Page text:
the desperate time when the War of Independence was barely hanging by
a thread, an interesting spotlight on the colonial Scots and Irish of
the day was penned during the freezing winter at Valley Forge.
General George Washington wrote:.......
“…and If all else fails, I will retreat up the Valley of the
Virginia, plant my flag on the Blue Ridge, rally around the Scots and
Irish of that region, and make my last stand for liberty amongst a
people who will never submit to British tyranny whilst there is a man
left to draw a trigger.”
generation after their ancestors crossed the Appalachian Mountains
into Kentucky and Tennessee, many Scottish Americans crossed the
Mexican border into Tejas. In 1836, two frontiersmen from the
Blue Ridge Mountains of Scots descent once again stood their ground
for liberty on the ramparts of the Alamo.
they listened to John MacGregor play the pipes, Davy Crocket and Jim
Bowie loaded their long-guns and primed a brace of pistols each,
grimly testing the sharpness of their blades as General Santa Ana’s
troops charged the battered walls. Their deaths were avenged by a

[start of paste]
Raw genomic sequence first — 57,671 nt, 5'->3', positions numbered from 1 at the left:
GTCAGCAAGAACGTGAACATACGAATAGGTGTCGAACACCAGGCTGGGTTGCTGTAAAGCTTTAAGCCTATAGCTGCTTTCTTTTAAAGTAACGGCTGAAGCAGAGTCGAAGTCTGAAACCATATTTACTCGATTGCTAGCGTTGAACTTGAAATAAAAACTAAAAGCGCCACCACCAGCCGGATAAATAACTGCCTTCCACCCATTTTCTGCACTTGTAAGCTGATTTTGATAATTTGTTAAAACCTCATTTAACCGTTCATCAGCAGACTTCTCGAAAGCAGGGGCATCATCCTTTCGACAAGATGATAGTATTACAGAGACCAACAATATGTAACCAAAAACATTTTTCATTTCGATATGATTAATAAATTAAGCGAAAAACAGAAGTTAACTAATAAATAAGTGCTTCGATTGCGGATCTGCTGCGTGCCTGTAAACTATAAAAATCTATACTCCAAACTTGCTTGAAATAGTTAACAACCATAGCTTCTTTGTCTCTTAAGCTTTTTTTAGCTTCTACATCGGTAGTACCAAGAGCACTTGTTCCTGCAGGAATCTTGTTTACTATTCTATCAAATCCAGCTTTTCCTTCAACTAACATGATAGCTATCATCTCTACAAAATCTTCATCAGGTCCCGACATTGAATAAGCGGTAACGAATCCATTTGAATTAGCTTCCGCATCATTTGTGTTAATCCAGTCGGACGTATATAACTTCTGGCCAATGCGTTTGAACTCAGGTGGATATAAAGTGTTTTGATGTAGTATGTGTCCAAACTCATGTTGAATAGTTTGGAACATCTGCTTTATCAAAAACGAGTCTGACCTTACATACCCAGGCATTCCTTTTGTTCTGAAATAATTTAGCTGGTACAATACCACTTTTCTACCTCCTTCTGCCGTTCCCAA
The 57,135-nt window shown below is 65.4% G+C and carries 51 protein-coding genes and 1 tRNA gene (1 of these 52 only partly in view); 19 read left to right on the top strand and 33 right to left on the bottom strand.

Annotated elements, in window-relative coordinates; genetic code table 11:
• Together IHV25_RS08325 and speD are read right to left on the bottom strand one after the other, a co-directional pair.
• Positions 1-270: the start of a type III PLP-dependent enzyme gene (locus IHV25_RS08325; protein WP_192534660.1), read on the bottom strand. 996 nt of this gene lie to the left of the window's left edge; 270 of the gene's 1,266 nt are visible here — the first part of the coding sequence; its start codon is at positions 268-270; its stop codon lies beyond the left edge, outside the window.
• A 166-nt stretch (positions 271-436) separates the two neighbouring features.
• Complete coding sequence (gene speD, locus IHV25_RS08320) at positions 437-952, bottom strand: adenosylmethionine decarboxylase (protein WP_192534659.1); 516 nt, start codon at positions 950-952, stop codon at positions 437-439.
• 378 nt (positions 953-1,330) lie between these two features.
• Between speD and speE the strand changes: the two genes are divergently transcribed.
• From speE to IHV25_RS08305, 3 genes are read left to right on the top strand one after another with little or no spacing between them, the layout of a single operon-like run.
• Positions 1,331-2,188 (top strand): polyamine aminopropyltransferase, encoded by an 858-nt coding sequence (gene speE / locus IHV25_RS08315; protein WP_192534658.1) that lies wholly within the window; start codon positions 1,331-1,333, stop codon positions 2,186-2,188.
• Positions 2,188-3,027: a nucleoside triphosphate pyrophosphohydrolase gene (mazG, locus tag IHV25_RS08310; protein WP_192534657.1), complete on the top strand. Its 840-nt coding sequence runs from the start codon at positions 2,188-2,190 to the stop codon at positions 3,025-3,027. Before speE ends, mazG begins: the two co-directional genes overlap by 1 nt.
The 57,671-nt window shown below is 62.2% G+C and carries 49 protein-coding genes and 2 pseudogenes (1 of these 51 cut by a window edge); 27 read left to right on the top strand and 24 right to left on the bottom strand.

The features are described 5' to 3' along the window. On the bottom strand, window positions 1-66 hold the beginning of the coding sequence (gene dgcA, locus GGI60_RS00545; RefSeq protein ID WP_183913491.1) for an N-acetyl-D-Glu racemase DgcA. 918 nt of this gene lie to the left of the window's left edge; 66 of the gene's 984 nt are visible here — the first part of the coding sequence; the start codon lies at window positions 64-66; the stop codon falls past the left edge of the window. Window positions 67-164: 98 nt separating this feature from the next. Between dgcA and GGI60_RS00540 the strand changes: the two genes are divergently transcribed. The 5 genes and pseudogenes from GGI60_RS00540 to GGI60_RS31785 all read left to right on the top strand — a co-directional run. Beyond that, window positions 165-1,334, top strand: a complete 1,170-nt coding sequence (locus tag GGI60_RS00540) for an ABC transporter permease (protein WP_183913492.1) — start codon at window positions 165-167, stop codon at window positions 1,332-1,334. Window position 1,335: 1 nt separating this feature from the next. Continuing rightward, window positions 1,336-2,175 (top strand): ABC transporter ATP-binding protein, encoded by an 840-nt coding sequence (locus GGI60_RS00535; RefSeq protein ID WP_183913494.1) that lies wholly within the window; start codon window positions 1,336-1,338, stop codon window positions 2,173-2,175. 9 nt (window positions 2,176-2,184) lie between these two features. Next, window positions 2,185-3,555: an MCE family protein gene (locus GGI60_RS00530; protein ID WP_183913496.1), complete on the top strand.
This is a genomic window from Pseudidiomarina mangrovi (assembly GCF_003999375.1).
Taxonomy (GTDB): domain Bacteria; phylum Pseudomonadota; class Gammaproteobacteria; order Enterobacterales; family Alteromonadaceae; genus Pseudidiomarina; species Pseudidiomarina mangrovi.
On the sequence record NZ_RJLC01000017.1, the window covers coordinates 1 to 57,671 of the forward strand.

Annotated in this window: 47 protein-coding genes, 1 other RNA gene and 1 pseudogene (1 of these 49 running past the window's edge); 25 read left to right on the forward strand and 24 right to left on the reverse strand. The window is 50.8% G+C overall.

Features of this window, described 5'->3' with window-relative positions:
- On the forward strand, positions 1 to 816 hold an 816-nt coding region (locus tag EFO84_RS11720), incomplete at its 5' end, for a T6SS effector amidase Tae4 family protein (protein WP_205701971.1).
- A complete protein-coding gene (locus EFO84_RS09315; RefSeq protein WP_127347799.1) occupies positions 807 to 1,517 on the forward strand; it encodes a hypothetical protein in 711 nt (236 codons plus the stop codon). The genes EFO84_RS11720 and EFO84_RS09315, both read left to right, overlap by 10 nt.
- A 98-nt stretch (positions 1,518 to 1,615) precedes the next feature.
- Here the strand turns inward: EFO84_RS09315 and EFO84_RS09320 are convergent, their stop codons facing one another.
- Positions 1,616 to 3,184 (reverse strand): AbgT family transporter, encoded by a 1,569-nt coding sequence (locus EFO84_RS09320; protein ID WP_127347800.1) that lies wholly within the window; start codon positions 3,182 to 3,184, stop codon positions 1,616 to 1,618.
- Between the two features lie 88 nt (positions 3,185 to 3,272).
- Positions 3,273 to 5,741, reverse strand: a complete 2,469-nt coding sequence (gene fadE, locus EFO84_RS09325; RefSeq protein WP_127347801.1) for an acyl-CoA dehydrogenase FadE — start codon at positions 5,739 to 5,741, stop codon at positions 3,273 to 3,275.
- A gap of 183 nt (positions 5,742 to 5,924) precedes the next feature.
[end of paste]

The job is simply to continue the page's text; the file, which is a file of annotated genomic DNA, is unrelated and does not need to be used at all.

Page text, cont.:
Scots Irish Virginian, Texas patriot Sam Houston.
The War Between the States
historians suggest that Celtic influence was a central feature in
Scottish and Irish cultural traits on the American southern frontier.
From its agrarian society and farming practices to frontier folklore.
From mournful Appalachian ballads to the "rebel yell”, many aspects of
the Scots/Scotch-Irish/Celtic gentility lay just below the surface of
antebellum southern society.
“Stars and Bars” Confederate Battle flag was reminiscent of the
Scottish Saltire. The President of the Confederate States of America,
Jefferson Davis was of Scots descent. As were the Confederate Generals
that served him: Joseph Johnston, John Brown Gordon and John B.
North, Chicago and New York each raised a Scottish-American regiment
that fought for the Union. New York’s 79th, which modeled its uniforms
after the famed Black Watch, remains the most celebrated of these
Scots Union military contingents. A grandson of a Jacobite who fought
at Culloden, General Winfield Scott commanded US forces during the